During the CFO’s presentation he said “Ongoing capital expenditures were $40.2 million, which included less than $10 million in maintenance and efficiency enhancements and single points of failure capital.” The CFO also commented that 2% is within their expectations and there should be no meaningful reinvestment requirement in their IBXs.


Source: Equinix Q2 2013 earnings call presentation.

Equinix needs to stay out in front of this subject considering the volume of capital investments supporting their sites, and the fact that some sites are maturing.

Over at DuPont Fabros, Hossein Fateh, President and Chief Executive Officer, said “let’s turn to a topic of major interest in our industry, cap-ex” within just a few minutes of his opening remarks, further saying “I’d like to walk you through our lease structure and how cap-ex and other items are recovered from our tenants.” DuPont, as a strict ground up developer has not acquired any properties with existing leases, so they have written all their own leases. The DuPont lease structure is triple net and structured to recover most cap-ex. Maintenance cap-ex is recovered through tenants on a straight-line basis over the useful life of the asset. Overall, maintenance cap-ex recapture ranges between 80-90%.

The argument against this approach is that requiring customers to participate in these expenses would put DuPont at a competitive disadvantage. Fateh explains, however, that the sales pitch to clients is that they themselves are assuring infrastructure excellence which is paramount to their success. Furthermore, this up front transparency assures that DuPont has no motivation to cut any financial corners regarding maintenance cap-ex. Fetah explains “Our customers do not want us to be financially incentivized to cut corners on maintenance.” The bottom line for clients is that no matter where they lease, the provider will recover those costs in some way through the tenants.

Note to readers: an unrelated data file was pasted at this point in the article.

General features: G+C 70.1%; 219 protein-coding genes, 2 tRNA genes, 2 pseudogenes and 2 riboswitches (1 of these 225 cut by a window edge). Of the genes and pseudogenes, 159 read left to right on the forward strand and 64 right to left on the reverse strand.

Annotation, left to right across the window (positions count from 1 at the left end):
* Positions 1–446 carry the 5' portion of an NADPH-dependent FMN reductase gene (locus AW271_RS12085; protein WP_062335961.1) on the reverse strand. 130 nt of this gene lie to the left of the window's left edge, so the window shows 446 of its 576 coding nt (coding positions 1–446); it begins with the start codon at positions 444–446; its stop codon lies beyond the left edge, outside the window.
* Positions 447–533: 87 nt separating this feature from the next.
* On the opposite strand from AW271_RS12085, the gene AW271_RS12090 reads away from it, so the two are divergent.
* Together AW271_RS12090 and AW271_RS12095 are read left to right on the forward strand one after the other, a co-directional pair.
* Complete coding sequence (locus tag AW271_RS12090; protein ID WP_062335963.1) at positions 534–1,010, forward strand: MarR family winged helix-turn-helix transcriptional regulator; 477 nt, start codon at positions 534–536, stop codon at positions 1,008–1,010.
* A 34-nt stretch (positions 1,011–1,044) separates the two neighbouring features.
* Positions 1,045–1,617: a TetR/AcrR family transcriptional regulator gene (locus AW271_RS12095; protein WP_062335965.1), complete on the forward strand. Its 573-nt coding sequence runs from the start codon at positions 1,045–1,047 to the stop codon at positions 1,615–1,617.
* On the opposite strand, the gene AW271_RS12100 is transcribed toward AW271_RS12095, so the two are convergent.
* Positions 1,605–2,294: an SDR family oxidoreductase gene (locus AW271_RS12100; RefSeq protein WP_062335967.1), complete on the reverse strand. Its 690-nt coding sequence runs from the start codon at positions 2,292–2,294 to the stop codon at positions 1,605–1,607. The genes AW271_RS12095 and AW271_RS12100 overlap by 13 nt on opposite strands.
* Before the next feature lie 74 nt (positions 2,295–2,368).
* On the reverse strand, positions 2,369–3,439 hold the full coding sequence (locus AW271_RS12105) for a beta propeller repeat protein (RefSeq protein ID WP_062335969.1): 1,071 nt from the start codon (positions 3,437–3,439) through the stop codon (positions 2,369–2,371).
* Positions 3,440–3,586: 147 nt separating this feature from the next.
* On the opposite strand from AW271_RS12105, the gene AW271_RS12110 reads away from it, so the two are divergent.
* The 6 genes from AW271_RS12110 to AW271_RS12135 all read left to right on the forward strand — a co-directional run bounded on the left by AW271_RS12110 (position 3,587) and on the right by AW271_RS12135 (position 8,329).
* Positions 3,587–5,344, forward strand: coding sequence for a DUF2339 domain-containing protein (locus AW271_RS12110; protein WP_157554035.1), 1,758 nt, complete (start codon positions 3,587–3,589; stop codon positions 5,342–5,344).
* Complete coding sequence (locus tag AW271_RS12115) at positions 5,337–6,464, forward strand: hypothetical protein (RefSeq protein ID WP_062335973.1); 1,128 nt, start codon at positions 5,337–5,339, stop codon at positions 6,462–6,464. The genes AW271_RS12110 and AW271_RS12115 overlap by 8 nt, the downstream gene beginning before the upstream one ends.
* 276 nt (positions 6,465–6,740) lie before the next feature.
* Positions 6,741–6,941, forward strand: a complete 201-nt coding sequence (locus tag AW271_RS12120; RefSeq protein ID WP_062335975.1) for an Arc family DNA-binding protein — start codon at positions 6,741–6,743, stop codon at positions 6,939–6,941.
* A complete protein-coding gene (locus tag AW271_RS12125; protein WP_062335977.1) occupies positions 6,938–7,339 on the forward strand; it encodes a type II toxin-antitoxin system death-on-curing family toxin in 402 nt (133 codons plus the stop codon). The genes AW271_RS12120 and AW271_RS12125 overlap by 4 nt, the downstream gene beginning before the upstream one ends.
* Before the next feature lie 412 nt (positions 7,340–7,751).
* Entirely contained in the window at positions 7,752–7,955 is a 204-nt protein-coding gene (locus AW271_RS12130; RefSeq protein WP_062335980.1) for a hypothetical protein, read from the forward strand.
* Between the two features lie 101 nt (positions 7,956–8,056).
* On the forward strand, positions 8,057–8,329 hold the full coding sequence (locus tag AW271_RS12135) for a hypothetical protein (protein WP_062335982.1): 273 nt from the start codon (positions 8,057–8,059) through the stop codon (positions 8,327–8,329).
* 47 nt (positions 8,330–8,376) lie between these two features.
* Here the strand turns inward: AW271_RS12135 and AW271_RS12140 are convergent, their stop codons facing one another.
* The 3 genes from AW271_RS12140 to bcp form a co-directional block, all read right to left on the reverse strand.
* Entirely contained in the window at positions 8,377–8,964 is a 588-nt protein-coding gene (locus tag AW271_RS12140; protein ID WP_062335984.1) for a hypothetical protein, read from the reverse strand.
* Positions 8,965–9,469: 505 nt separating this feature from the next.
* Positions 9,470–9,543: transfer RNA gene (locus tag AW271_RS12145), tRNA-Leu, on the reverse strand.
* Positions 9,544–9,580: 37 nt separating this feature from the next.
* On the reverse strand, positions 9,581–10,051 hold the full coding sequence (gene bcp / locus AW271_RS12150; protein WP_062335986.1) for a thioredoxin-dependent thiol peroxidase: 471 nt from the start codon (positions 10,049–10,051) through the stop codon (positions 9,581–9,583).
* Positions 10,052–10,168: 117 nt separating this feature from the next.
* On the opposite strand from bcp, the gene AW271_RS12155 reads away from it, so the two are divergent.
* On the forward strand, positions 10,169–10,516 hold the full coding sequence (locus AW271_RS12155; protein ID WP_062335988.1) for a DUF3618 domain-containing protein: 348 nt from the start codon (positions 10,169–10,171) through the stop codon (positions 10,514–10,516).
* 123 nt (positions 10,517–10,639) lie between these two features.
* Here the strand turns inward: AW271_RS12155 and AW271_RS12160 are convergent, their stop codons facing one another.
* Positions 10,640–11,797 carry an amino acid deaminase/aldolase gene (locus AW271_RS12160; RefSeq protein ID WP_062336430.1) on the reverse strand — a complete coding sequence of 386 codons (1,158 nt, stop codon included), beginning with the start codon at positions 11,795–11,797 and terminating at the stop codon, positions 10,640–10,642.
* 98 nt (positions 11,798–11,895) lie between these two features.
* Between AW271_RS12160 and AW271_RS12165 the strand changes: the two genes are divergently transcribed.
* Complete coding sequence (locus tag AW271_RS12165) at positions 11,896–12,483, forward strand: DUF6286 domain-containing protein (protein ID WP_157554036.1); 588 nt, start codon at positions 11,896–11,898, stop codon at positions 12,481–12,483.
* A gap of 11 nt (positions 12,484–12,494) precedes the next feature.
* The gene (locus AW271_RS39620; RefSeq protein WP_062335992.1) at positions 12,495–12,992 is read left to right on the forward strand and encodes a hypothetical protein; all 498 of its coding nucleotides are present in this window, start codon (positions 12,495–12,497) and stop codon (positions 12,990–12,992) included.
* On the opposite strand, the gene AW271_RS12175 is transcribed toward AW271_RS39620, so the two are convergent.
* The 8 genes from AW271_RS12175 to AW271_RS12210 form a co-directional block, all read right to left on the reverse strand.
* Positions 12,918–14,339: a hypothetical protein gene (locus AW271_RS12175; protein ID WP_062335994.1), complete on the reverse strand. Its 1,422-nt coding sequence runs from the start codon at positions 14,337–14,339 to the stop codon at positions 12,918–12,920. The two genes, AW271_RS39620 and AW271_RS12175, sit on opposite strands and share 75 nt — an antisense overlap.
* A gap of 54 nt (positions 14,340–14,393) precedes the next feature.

Representatives from each of the companies addressing the maintenance cap-ex subject are quick to point out, and often more than once, that the assets at the core of their business are very long term with life spans of 15-30 years or more. They also point out, as seen in the Equinix slide above, that enhancing the life of those long-term assets is a high priority.

Accounting for cap-ex equipment is not always straight forward, and where there is ambiguity it makes sense to account for it in the most advantageous way. Although it’s not likely this event will bring forth an exact accounting without ambiguity, it has certainly increased transparency and will not likely be ignored in the future.

This report is for informational purposes only and should not be construed as investment advice. Seek an appropriate professional for investment advice. . For questions about this report contact Alan Howard at ahoward (at) or 602-885-5311.